Late in the sixth episode of the third season of Peaky Blinders, notorious crime boss Tommy Shelby (Cillian Murphy) — exhausted, beaten down, but still cognizant — gives his family some advice after meeting with the mysterious and dangerous Georgian Duchess Tatiana Petrovna (Gaite Jansen). Petrovna and her exiled family have caused irreparable damage to Shelby and his family, because his rapid ascent in the criminal underworld through the first two seasons caused the government to use him: to carry out their less-than-legal plans. But this is no one’s fault but his own. “You have to get what you want your own way,” he tells the family before they’re led away by police in the shocking finale. Tommys “own way” propelled him to high highs and low lows in Season 3, and it might have been a bit too much. It was strangely reminiscent of The Godfather Part III, another third installment of another infamous organized crime family which arguably became too overblown for its own good.
After the Season 2 finale, which featured the Shelbys making it out of the big 1922 Derby Day hit unscathed, Season 3 picks up in 1924 — and what a difference two years makes. Tommy has made enough money in his crooked business dealings to move the family’s base of operations from dirty Birmingham tenements to a big country estate, and he immediately moves up in social stature with his marriage to Grace. It becomes evident early on in Season 3 that Tommy won’t be dealing with pesky bar-room fights at The Garrison or mere hooligans reneging on bad horse-racing bets. His station has become far bigger than we’re used too — it’s still jarring to see Tommy Shelby standing in opulent corridors better suited for Downton Abbey — and the show doesn’t really pause to let us catch up.
But the most striking difference between seasons is that Peaky Blinders, quite suddenly, is involved in a convoluted geopolitical struggle between Georgian rebels, the Soviet state, and a clandestine force within the British government, led by a corrupt priest named Father John Hughes (Paddy Considine). It seems because he was spared in the Season 2 finale, Tommy was forced to work with Hughes and the British Government on behalf of a family of deadly and exiled Georgian aristocrats. The Peakys were to ensure that a Soviet “attack” would take place on English soil via a train explosion, so that the government would have an excuse to cut off diplomatic relations and potentially engage in hostilities with the Soviets. At the same time, Tatiana’s Russian rebel royal family wanted a group of armored cars stolen and supplied by the Peakys, so they could storm back to Russia and reinstate their throne.
This all goes to hell when Tommy realizes they’re being double-crossed by Hughes as a way to mop up and implicate the Peaky Blinders once the political situation goes the government’s way. This, in turn, causes Tommy to try and double-cross them by enacting a deal with the Soviets, “to ensure that the guns and tanks planned for the uprising will prove utterly worthless.” He also concocts a plan to dig a tunnel to a vault in the Georgians’ estate, to steal precious jewelry intended to cover payment for the robbery and armored truck delivery.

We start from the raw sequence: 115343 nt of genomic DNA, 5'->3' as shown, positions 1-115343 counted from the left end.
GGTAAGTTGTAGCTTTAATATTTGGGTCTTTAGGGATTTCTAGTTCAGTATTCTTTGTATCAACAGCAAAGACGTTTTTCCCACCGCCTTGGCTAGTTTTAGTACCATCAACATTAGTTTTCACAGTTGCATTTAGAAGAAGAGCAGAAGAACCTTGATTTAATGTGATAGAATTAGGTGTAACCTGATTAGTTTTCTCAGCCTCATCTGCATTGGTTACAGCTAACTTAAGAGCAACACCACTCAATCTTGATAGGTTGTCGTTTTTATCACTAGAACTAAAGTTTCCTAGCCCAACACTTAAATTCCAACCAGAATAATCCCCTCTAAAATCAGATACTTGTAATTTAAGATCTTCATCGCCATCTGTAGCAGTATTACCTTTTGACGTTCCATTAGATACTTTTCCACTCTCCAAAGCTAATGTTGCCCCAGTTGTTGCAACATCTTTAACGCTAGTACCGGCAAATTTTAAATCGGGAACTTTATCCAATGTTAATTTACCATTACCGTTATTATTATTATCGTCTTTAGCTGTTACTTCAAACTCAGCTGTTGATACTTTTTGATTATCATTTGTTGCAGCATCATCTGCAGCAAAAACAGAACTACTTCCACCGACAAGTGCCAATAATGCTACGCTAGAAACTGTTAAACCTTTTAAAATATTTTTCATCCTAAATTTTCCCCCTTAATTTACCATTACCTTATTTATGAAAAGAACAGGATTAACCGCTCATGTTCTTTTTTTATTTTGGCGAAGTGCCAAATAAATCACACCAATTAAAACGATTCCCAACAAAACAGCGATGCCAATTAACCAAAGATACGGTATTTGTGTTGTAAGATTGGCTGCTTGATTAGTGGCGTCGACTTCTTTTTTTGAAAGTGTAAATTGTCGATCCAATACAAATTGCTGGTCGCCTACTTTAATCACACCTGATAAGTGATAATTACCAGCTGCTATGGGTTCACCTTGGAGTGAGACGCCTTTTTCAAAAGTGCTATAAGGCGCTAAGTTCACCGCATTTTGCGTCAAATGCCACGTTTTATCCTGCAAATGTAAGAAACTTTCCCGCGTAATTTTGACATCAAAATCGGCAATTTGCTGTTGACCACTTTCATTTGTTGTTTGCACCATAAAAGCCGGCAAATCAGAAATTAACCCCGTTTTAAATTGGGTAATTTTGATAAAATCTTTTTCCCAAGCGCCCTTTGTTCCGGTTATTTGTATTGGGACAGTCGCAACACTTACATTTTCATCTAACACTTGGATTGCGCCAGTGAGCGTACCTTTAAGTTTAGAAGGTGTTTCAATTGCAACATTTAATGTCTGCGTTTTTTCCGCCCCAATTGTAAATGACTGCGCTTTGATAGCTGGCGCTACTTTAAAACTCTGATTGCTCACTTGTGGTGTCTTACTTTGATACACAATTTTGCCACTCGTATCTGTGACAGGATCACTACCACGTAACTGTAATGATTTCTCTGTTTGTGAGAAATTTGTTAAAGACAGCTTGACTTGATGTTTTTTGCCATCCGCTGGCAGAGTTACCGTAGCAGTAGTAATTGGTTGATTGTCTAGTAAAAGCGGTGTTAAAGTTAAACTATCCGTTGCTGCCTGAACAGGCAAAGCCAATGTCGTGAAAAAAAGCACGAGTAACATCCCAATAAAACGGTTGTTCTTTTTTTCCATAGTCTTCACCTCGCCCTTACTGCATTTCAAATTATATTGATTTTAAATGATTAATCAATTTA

If this all sounds confusing, that’s because it is, and the political machinations and implied allegiances build to a grander, and ultimately more puzzling, plot – more than viewers have ever had to deal with on Peaky Blinders. Even the official reddit thread is replete with people trying and failing to determine what all the double-crossing meant to different characters.
Perhaps it’s because Peaky Blinders plays like a British version of The Godfather, with its scruffy, outsider family trying to become something they aren’t via the criminal underworld, but Season 3’s strengths and weaknesses are, as we’ve said, reminiscent of The Godfather Part III.
When young Michael Corleone sat in that grimy New York City Italian restaurant about to assassinate mob rival Sollozzo and corrupt cop McCluskey in director Francis Ford Coppola’s first Godfather movie, would we have ever thought he’d later sit in the Vatican talking to cardinals about the family’s geopolitical dealings and stock shares in gigantic holding companies in Part III? It’s all a bit unwieldy, because it doesn’t resemble the scrappy origin stories we’ve come to appreciate. It’s the kind of territory that becomes stale to audiences who prefer their organized crime stories to be about getting to the top, not about what happens when the characters are already there.
What draws audiences to Peaky Blinders and other mob dramas is the small scale story about family at each project’s core. As these movies and shows grow, regardless of how many times the characters remind you about the importance of their brethren, the plots tend to lose focus and feel far too inflated. The somewhat convoluted but still surprising ending, with Tommy giving up his entire family to the police, makes up for it, somewhat. But the confounding explanations for how the characters got there feels like too little too late.
The good thing about Peaky Blinders, like Breaking Bad before it, is that the writers have already thought at least five steps ahead. Just when the audiences can’t imagine how the characters get out of their presently impossible situation, there comes a moment in which they make it out against all odds. This bodes well for the newly announced fourth and fifth seasons. Season 3 is by no means a bad set of episodes, but just like The Godfather Part III, it’s just not as good as what came before.